Everything Else

October Surprise, Or Lack Thereof

The first month of the season is in the books–well, it’s the first three weeks but with the Hawks having played all the games in October they’re going to it just makes it cleaner to do this now. We haven’t learned all that much about the Hawks this month that we didn’t already know. They’re a very good team, they have a couple roster holes that they still haven’t really cleared up, and the power play gets a lot of chances but doesn’t finish as often as anyone would like, like a drunk male model.

So, what have we seen this month?

-I mentioned this on Twitter last night, but through the first 10 games this season Duncan Keith looks better than he did last year when he won his second Norris. You have to look a little deeper, but it’s there. His Corsi is up to over 60%, and he’s actually right on pace to have more primary assists than he did last year, which was 20. He has three so far this season, though only one secondary assist. Whether that’s up to luck or not, I leave for you to decide.

But beyond the numbers, Keith has basically completely shutdown his side of the ice. As McClure said last night in one of our conversations, he’s basically become a shutdown corner. Teams do their best to avoid dealing with him at all. He’s almost impossible to carry the puck in against if he’s in position because he closes the gap so quickly, and he’s going to win any race back to the puck after a dump-in.

Voters would be loathe to hand Keith a second straight Norris and third overall unless he puts up an eyeball popping amount of points again, and he still yet might, or if the Hawks win the Presidents’ Trophy again or something. He still has his issues offensively in getting shots through, but at least on the power play that’s as much as a system issue as anything with Keith. Players aren’t supposed to get better when they’re over 30, but so far Keith has looked as good as he ever has, if not better.

-Along with the usual scapegoats–Bickell, the new free agent signing (Richards), the new kid (Morin)–it seems Brandon Saad also is going to find himself regularly shuffled up and down the lineup based on his last game or two. I don’t know if that is really appropriate here. There was some rigamarole last night on the broadcast that Saad isn’t getting enough shots, and perhaps that’s a little true. But he’s averaging 2.1 shots per game, which is basically his career average. He’s got six points in 10 games, which isn’t far off his career average. His shooting percentage is 4.5% though, and that’s almost a third of what his career average is. You sort of wonder if that corrects and he’s playing as he’s playing now if everyone won’t think he’s playing well again.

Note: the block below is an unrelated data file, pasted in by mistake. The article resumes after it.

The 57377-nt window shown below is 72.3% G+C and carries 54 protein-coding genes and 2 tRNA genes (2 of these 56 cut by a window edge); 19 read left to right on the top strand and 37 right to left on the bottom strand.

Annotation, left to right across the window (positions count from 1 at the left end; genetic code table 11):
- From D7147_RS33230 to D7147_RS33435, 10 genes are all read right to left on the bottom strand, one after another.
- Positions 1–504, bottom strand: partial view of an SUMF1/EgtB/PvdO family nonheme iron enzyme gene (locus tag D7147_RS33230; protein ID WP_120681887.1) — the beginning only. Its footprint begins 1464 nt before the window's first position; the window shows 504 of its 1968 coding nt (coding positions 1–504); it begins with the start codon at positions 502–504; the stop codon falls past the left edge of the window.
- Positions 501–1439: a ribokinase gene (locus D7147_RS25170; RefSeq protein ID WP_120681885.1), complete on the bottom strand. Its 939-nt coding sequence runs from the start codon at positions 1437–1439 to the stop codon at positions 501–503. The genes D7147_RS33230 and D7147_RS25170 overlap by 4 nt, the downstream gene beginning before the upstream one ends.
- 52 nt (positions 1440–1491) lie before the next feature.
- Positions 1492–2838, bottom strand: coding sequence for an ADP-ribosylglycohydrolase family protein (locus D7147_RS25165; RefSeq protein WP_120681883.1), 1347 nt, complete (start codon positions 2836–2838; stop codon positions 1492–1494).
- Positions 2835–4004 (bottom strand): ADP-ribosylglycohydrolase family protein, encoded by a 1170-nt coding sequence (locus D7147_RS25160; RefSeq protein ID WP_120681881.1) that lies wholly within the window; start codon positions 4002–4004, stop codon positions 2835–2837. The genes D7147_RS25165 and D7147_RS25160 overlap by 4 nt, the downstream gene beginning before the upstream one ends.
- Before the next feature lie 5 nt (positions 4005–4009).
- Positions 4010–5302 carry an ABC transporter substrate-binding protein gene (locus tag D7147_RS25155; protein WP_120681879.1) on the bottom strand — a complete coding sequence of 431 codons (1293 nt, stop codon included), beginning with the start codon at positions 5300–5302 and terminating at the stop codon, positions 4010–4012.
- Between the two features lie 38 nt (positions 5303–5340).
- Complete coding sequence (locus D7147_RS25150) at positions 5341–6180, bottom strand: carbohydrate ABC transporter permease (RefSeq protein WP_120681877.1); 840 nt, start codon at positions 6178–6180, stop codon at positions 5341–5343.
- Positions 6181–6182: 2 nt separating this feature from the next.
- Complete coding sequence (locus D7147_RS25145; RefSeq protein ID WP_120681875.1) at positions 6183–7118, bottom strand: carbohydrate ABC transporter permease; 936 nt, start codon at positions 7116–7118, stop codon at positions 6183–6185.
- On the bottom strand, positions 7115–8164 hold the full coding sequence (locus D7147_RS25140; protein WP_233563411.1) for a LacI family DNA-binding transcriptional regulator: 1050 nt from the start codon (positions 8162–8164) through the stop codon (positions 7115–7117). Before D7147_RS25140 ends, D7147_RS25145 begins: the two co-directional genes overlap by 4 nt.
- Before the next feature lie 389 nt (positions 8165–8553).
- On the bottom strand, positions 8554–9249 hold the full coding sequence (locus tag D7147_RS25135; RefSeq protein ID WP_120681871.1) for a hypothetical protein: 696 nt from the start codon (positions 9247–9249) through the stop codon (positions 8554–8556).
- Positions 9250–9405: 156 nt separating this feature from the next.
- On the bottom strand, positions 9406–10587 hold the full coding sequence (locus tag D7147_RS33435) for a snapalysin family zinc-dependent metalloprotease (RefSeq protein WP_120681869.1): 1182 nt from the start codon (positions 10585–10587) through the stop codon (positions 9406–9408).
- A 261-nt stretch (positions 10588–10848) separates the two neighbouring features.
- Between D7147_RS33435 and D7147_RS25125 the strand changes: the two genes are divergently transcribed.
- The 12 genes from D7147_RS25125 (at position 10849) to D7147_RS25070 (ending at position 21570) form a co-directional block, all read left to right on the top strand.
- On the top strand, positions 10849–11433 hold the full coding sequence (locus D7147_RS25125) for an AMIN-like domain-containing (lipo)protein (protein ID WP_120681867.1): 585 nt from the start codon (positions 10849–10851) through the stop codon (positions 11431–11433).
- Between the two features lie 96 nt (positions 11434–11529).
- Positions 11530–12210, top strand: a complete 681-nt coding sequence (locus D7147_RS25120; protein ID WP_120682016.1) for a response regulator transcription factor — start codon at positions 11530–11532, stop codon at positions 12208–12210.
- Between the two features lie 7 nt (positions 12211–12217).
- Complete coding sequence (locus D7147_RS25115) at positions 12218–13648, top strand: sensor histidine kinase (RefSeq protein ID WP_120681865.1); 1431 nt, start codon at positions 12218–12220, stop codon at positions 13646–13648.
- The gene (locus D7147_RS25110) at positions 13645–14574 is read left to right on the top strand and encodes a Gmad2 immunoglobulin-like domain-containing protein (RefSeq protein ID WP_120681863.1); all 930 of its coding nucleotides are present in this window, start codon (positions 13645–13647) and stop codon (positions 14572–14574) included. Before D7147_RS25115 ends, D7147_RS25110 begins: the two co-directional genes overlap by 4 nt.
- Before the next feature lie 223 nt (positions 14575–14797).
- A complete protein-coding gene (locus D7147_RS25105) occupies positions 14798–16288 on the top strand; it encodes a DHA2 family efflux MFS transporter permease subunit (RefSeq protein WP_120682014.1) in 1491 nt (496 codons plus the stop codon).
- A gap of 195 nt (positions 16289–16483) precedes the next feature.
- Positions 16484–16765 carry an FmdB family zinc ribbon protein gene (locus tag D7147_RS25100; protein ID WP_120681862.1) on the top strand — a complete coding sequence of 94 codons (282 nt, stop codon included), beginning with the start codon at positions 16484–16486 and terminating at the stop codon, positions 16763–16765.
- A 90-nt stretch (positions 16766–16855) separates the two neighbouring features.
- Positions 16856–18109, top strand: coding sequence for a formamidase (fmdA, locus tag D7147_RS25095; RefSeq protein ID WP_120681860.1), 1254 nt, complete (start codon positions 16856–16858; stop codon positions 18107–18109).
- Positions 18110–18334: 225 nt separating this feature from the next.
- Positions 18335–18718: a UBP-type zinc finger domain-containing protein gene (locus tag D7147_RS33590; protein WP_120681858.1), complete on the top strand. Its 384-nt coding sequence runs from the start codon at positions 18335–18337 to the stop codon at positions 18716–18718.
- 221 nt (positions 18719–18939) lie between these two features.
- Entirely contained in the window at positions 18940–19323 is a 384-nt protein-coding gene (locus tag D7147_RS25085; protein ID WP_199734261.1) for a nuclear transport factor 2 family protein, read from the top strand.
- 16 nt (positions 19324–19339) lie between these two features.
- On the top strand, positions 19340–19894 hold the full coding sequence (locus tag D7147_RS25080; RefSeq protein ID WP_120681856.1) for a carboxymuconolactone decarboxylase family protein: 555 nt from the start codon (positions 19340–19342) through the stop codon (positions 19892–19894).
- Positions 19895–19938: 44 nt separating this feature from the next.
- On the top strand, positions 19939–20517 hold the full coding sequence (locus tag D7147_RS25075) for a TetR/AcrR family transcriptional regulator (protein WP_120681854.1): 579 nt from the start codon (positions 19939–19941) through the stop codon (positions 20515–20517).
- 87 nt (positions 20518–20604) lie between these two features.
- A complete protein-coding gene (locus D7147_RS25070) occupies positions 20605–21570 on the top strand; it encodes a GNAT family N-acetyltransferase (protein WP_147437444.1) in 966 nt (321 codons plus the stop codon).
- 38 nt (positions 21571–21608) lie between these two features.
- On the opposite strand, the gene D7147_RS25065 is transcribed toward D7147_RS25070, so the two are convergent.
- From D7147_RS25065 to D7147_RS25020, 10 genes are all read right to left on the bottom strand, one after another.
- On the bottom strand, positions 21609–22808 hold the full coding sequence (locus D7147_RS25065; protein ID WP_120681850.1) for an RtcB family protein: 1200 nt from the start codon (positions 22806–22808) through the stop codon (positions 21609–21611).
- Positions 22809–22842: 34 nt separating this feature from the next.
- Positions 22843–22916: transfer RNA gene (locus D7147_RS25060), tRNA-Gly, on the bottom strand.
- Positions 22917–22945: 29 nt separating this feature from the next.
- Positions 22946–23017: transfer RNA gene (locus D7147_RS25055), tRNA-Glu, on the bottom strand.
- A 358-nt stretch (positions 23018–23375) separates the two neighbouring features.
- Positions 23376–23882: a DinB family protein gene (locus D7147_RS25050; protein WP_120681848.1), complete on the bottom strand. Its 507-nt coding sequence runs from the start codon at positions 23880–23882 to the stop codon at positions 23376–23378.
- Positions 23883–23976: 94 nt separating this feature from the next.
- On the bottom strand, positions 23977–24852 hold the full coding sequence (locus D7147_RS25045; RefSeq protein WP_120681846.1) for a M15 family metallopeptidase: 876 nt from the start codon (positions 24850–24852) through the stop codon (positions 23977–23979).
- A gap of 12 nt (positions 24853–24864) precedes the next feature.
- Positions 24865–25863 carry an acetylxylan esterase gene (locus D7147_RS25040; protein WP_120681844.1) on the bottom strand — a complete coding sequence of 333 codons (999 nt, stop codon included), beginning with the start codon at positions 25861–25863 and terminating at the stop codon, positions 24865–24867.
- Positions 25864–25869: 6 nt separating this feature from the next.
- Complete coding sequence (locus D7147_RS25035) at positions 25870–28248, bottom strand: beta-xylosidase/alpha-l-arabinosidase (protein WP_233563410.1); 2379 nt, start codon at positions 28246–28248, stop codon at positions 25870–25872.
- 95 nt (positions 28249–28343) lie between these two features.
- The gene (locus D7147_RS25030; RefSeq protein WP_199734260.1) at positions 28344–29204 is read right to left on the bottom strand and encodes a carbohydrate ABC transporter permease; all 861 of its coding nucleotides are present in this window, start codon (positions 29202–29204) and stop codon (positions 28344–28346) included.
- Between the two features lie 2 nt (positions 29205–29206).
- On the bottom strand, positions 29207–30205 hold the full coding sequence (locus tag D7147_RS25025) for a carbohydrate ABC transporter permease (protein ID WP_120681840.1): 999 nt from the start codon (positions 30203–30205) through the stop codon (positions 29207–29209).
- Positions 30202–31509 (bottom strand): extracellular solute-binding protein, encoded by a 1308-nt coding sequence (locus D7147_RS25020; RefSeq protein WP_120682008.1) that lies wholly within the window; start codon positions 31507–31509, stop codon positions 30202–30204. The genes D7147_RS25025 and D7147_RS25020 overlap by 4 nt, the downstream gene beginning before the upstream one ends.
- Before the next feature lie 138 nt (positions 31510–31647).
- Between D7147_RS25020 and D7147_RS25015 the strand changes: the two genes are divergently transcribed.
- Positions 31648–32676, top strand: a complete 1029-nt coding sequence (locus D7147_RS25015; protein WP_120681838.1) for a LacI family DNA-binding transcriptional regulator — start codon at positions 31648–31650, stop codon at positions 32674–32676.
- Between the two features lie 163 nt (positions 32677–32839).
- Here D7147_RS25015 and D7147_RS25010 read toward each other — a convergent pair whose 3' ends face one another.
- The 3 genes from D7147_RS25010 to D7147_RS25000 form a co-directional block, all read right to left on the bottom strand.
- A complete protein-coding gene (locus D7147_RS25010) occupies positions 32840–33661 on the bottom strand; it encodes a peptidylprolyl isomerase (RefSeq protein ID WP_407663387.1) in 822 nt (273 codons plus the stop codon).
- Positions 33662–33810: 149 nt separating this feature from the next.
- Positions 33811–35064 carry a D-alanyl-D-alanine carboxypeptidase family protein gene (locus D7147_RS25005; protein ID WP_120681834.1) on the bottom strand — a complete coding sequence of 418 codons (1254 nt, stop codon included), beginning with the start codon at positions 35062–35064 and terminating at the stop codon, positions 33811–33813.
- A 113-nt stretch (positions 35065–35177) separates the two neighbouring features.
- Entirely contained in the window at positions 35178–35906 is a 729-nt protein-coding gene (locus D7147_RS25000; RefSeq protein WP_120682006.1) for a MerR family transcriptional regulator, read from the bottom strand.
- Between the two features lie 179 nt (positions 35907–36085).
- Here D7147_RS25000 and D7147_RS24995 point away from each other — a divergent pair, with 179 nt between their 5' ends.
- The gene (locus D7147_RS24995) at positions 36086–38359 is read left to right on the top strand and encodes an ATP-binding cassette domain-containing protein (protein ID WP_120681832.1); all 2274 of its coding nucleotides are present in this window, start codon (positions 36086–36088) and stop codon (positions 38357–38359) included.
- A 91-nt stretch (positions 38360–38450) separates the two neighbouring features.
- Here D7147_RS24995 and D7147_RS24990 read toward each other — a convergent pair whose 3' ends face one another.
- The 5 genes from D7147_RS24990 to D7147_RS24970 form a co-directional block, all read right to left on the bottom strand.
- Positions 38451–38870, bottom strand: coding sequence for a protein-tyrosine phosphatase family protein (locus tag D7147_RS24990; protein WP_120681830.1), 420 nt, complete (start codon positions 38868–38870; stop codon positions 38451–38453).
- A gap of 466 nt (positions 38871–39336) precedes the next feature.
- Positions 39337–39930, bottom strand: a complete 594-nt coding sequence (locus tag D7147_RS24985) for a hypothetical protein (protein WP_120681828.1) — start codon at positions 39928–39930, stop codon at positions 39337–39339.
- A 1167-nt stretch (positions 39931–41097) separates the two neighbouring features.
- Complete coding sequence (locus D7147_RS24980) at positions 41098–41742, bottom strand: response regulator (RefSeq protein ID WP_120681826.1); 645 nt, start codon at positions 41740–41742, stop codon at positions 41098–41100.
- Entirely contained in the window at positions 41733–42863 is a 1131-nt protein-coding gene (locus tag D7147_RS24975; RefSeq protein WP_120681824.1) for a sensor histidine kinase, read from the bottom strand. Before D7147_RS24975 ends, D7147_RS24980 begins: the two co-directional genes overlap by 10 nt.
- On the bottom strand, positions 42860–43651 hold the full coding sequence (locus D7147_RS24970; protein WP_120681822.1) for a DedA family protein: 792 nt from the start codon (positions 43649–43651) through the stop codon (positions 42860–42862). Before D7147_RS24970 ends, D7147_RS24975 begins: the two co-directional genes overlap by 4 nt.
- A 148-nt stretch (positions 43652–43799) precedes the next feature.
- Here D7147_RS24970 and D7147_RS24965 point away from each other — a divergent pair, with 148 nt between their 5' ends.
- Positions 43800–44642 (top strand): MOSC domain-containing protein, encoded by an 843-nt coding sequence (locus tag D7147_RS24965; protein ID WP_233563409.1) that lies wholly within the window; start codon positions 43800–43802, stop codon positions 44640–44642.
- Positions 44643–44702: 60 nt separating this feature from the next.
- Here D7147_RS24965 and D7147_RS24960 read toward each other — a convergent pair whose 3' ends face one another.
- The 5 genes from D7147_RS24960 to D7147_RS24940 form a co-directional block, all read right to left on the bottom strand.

Beyond that, Saad still pops up on these zone entry charts (and I’ll get them up as soon as I have them I promise) as the Hawk who carries the puck in more than anyone other than Kane. In charting this I write #20 a lot. His straight-line game is still very much on view.

Saad’s numbers dip when playing with Kane and Shaw. This isn’t to pile on Shaw (I’ll do that in a second) but it’s clear that Shaw isn’t playing his best now. Kane and Shaw’s numbers get even worse when they’re not playing with Saad. Saad’s fine, and that’s going to be clear pretty soon.

-Andrew Shaw hasn’t been very good. That much is clear. After being a positive possession player for his time here and either just at or slightly above the team rate, he’s neither this year. This can’t all be explained by simple numbers.

When watching Shaw, we already know that he’s not really a center. But it has worked in the past. Why? This is just a theory, but he works as a center when he’s not really being a center, i.e. playing with wingers who make things happen off the cycle and down low. Shaw combined well two years ago with Bickell and Stalberg, and most of it was on hard work below the goal line (most of you have forgotten but Stals and Bicks combined really well in 2013). This is not Kane’s game, obviously. In theory you’d think it would be Saad’s, and he’s far from helpless down low, but Saad is even better in open ice. Sticking Versteeg on that wing isn’t solving anything either. Shaw’s best game of the season, at least possession wise, came in St. Louis when he was mostly deployed with Hossa and Sharp. Again, he’s hardly the perfect solution for them but Sharp and Hossa can play on the cycle a lot better than Kane can.

As a center, Shaw is rarely going to be first in the zone and his first pass up to the wingers just isn’t good enough right now. If they haven’t set up a forecheck by the time he gets there, he can’t really do what he does best unless Kane is able to wait and wait (and teams don’t give him that unless they have no choice).

This isn’t a huge problem, it just looks bad now when Kane is sitting with one even-strength point. At some point, Teuvo is going to punt Shaw to a wing, where he can be first in the zone more often and get to the puck down low and cause a little ruckus. But for now, he should be removed from Kane’s line.

Quick hits:

-Michal Rozsival looks terrible, which isn’t great when it’s only the season’s first month.

-The Hawks backup goalie role is still unsettled, and I doubt this is the last shuffle Scott Darling makes.

-Trevor van Riemsdyk is definitely a surprise, and imagine how good he would look without dragging around his very own Stone of Triumph.


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